Thursday, November 5, 2020

RUSTY Rolex Restoration - the video you've been waiting for!


A full 3 weeks of restoration, recording, and editing. The upload to YouTube itself took almost two days.

You will notice the difference: Bobby's videography is simply next level. 

A bit of background: this 1996 Rolex GMT Master II suffered badly. Soaked in water, it spent two years in a drawer. The amount of rust was unbelievable. Actually, apart from the case and bracelet, only 8 of close to 100 internal parts were preserved. 

But the core challenge was to preserve the mainplate: the very base of the watch that hold all components together. The main plate bears the Rolex serial number and preserves the very identity of the watch. If the mainplate is replaced, that GMT Master II is no longer the same watch.

Of course, Rolex would not bother with any of the restoration I undertook. They would simply replace the entire movement. Even a half brained monkey can do that kind of 'restoration'. Instead, I've spent a whole week soaking the mainplate in vinegar, dissolving and removing the rust, brushing it of, reaming out broken screws, and inserting new jewels and posts. Finally, the main plate was rhodium plated and you, the viewer, will have a hard time believing it is the same component.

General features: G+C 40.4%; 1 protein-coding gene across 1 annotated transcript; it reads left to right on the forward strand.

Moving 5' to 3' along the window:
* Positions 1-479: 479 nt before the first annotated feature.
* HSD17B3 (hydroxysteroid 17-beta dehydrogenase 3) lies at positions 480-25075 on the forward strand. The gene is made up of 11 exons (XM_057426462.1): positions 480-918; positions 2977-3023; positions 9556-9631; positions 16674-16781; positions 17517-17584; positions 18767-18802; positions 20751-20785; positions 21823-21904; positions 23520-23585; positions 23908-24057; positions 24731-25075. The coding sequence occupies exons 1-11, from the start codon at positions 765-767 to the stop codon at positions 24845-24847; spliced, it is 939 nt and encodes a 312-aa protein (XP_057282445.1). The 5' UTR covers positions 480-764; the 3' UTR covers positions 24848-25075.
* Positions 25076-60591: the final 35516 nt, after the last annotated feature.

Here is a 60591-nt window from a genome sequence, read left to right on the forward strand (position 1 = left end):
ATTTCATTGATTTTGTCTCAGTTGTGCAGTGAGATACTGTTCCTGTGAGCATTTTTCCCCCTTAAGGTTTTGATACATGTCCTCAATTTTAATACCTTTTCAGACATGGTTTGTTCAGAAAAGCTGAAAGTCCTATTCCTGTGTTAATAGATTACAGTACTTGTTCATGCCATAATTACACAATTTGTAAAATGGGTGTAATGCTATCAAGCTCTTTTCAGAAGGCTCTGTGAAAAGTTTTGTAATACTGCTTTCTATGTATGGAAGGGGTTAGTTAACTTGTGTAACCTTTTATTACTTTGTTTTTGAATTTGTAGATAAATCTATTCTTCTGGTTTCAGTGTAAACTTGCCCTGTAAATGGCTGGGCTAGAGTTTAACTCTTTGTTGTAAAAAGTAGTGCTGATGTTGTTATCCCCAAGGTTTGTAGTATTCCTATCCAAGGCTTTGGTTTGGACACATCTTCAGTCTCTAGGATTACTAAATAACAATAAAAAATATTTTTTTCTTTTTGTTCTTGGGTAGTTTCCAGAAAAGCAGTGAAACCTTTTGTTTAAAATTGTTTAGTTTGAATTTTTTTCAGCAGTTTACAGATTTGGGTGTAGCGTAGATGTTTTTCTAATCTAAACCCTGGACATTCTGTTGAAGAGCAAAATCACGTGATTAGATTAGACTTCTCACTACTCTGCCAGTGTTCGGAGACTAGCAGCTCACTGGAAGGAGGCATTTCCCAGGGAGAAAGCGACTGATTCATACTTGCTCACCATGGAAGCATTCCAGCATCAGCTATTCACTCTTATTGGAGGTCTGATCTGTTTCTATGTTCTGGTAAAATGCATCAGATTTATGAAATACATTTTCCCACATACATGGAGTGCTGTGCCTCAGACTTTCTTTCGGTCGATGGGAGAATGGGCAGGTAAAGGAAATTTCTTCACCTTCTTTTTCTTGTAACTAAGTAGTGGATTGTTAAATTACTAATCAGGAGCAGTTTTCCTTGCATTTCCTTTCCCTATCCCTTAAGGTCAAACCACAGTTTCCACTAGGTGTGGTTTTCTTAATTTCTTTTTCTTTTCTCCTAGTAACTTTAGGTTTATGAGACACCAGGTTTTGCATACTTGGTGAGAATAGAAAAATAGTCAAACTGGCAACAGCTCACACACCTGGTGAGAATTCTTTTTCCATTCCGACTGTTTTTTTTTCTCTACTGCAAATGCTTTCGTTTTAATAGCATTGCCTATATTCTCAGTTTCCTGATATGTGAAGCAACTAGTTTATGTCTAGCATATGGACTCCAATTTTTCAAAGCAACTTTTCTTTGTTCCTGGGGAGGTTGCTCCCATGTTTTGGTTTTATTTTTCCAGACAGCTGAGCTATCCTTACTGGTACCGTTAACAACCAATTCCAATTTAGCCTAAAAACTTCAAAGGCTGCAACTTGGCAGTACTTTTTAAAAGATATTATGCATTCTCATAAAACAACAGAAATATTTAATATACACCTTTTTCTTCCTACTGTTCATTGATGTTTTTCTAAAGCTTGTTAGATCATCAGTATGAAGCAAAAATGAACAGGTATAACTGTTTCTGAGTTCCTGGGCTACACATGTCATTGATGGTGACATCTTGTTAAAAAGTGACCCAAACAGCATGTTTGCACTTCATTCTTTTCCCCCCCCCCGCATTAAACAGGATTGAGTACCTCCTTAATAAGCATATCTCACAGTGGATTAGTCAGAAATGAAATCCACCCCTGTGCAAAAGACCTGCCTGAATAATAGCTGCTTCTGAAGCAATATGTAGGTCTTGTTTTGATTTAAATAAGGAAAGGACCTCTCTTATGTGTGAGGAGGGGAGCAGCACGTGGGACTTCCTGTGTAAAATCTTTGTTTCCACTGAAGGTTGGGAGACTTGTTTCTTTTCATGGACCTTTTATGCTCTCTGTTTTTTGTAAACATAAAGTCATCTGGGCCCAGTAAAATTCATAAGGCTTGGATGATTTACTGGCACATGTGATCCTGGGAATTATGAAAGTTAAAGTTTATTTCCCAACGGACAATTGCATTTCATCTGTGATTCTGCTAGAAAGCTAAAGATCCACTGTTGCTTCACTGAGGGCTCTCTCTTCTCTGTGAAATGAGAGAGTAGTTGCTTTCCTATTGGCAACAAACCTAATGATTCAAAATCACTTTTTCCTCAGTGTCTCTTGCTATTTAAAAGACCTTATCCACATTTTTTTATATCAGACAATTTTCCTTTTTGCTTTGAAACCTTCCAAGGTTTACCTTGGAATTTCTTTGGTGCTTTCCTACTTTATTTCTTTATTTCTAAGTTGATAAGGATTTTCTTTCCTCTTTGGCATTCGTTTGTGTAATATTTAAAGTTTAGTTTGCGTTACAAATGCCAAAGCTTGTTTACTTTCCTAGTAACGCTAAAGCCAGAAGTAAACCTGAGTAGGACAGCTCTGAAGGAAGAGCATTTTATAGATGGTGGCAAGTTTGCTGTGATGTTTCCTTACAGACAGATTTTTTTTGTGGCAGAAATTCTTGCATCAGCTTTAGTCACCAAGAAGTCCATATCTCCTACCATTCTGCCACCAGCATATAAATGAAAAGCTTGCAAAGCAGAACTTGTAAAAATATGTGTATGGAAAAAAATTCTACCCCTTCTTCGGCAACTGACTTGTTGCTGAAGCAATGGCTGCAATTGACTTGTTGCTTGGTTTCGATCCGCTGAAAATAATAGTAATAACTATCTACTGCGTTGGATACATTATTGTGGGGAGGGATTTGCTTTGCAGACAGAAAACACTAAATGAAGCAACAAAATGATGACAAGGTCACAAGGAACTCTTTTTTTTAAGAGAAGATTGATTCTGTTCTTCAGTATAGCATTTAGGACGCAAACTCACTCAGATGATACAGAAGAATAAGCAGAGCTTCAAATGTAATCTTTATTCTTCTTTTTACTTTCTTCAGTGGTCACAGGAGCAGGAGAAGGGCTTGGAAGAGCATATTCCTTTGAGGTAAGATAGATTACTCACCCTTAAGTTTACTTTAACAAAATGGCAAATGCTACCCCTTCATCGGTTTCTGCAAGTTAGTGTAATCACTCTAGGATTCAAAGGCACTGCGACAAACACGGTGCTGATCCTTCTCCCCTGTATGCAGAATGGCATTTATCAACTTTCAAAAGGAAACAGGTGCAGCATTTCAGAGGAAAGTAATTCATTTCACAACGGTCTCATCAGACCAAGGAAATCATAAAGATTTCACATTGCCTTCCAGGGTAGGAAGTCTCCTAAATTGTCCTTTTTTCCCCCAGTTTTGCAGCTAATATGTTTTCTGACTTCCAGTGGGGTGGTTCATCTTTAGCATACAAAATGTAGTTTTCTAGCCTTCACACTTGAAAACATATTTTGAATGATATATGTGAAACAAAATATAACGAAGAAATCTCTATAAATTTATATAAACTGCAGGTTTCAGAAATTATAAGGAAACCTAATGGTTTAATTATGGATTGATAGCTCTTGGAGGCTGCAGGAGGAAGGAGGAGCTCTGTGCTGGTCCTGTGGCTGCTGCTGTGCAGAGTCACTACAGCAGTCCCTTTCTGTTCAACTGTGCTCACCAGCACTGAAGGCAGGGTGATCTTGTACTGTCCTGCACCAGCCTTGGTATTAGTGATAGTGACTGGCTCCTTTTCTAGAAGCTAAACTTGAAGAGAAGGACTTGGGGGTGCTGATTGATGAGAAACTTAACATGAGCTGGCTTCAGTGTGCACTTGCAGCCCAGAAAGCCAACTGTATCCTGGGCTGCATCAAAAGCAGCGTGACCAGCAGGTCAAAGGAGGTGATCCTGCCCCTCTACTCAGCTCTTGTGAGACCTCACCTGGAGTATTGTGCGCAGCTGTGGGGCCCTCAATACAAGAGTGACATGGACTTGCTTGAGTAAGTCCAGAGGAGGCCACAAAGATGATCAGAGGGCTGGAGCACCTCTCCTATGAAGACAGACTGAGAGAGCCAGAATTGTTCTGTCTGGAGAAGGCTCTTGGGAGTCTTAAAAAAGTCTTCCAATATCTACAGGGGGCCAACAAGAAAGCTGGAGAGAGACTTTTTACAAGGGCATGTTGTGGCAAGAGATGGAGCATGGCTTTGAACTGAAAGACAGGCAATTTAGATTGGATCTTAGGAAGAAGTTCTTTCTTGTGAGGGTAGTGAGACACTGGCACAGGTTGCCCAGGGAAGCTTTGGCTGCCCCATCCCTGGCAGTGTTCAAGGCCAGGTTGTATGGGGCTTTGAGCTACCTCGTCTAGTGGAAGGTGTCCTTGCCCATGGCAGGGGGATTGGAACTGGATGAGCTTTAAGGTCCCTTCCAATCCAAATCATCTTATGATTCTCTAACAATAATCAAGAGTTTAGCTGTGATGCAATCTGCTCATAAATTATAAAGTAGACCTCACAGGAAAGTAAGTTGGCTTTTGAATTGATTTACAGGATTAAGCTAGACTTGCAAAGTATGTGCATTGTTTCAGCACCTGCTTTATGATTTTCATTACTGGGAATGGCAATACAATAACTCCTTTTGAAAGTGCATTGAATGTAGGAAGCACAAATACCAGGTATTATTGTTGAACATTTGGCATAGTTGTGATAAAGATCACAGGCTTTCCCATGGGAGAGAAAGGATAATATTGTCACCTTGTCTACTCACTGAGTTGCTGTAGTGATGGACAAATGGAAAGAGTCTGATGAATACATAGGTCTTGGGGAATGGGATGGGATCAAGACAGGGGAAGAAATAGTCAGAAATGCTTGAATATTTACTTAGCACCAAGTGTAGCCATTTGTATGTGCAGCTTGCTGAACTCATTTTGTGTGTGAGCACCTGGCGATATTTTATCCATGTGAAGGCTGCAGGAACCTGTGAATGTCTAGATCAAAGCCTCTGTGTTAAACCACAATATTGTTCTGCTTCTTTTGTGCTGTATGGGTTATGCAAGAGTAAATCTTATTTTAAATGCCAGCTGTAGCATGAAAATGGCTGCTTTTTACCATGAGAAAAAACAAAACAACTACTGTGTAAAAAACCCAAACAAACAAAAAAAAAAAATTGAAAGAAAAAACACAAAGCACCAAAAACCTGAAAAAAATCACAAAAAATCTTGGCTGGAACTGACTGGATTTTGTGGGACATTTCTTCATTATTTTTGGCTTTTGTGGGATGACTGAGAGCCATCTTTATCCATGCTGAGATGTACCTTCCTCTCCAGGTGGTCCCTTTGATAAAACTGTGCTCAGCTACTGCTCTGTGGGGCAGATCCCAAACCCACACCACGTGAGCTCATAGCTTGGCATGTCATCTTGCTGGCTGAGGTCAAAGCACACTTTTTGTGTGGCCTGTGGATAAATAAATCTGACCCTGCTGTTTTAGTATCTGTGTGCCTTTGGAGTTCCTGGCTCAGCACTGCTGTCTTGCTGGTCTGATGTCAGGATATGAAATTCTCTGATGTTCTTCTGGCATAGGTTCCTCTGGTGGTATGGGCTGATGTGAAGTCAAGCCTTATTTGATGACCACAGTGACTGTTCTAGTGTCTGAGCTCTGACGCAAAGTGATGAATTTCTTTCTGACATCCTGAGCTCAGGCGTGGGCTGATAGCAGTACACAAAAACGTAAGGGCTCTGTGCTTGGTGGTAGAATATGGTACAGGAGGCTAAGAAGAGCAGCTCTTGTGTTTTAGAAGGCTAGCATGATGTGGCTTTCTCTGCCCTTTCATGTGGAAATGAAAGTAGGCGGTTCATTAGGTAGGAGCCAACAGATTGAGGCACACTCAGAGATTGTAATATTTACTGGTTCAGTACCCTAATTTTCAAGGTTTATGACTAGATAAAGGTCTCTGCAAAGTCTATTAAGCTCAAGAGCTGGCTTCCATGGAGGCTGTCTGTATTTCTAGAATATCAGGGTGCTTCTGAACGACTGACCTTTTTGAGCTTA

Would I and could I do it again? That depends on the availability of Rolex spare parts. The current state of supply of parts to Australian independent watchmakers is unchanged since 2013: none, zero, and no chance. My parts box is now almost empty and new replacement parts are now so expensive that any restoration work is next to impossible.

In a way, this video should simply be titled: "The last Rolex restoration".

R.I.P. Rolex.

Watch it here:

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